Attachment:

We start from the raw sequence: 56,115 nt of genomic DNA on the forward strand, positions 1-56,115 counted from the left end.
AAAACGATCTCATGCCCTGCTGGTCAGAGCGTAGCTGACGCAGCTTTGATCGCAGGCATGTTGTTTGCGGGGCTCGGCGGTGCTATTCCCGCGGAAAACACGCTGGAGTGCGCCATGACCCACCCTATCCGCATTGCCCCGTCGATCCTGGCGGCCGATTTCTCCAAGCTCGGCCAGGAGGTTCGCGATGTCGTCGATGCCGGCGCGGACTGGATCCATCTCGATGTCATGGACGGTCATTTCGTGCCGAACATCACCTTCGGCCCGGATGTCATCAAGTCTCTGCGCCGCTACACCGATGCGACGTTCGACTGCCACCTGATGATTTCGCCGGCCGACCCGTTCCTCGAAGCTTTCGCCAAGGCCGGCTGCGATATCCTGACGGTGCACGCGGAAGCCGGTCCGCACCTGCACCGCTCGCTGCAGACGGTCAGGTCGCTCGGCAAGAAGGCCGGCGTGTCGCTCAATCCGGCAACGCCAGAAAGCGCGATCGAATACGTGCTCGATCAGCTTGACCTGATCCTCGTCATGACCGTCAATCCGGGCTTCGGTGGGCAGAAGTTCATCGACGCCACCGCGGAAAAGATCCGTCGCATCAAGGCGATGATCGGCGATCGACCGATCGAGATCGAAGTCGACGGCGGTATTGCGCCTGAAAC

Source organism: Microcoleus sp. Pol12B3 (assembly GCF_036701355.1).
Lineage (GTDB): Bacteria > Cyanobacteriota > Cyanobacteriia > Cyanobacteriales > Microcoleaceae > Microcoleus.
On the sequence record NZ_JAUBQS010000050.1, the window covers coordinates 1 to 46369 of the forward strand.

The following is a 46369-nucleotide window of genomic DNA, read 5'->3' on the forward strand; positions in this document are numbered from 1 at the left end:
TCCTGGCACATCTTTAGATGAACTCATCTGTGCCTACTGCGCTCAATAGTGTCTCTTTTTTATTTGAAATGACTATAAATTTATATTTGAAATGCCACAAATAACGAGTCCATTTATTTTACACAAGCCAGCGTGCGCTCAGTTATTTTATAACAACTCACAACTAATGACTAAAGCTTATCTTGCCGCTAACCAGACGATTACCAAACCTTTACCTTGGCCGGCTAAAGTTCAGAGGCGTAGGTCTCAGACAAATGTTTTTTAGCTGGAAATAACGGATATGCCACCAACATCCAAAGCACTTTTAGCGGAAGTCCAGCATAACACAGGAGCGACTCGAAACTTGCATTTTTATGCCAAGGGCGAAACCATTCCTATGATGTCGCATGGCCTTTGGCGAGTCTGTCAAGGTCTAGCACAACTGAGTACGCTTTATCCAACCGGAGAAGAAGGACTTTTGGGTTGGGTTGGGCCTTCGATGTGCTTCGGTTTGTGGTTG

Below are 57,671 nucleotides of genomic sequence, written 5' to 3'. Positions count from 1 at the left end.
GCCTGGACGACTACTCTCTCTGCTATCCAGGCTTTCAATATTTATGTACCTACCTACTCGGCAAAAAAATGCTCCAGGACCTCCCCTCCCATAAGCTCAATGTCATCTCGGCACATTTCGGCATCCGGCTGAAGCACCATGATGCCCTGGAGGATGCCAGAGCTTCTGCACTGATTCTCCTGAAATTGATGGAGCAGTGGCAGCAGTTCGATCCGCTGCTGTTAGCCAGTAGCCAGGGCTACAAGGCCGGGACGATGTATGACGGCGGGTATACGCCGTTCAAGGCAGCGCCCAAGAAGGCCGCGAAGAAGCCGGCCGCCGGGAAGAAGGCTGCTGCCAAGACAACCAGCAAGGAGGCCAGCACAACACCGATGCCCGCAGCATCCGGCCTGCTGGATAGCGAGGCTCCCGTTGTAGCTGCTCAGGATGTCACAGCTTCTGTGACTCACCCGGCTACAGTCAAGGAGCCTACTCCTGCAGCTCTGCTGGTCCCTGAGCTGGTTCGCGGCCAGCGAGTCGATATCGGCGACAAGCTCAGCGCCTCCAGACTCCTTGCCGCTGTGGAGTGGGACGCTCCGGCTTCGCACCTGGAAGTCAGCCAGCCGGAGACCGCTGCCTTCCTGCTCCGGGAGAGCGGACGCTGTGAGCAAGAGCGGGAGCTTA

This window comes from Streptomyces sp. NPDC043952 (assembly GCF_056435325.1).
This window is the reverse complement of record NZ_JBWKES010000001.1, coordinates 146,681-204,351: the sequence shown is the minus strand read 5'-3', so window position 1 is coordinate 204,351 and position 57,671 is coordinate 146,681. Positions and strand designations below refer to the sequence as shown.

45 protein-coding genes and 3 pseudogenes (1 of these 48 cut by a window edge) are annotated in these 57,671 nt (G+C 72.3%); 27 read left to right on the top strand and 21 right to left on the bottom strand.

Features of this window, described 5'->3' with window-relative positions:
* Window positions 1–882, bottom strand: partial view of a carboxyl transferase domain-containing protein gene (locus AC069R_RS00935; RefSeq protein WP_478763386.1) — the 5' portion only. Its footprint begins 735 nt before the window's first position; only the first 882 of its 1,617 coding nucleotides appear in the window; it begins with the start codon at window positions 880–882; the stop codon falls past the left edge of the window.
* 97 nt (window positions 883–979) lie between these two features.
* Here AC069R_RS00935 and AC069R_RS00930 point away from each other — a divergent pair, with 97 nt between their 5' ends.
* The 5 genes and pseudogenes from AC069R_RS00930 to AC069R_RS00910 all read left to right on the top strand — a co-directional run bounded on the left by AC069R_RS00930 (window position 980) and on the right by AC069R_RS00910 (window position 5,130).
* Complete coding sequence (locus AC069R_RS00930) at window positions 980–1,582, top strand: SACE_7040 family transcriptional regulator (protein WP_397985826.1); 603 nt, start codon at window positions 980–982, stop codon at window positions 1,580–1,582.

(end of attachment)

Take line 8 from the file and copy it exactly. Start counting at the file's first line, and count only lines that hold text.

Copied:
Below are 57,671 nucleotides of genomic sequence, written 5' to 3'. Positions count from 1 at the left end.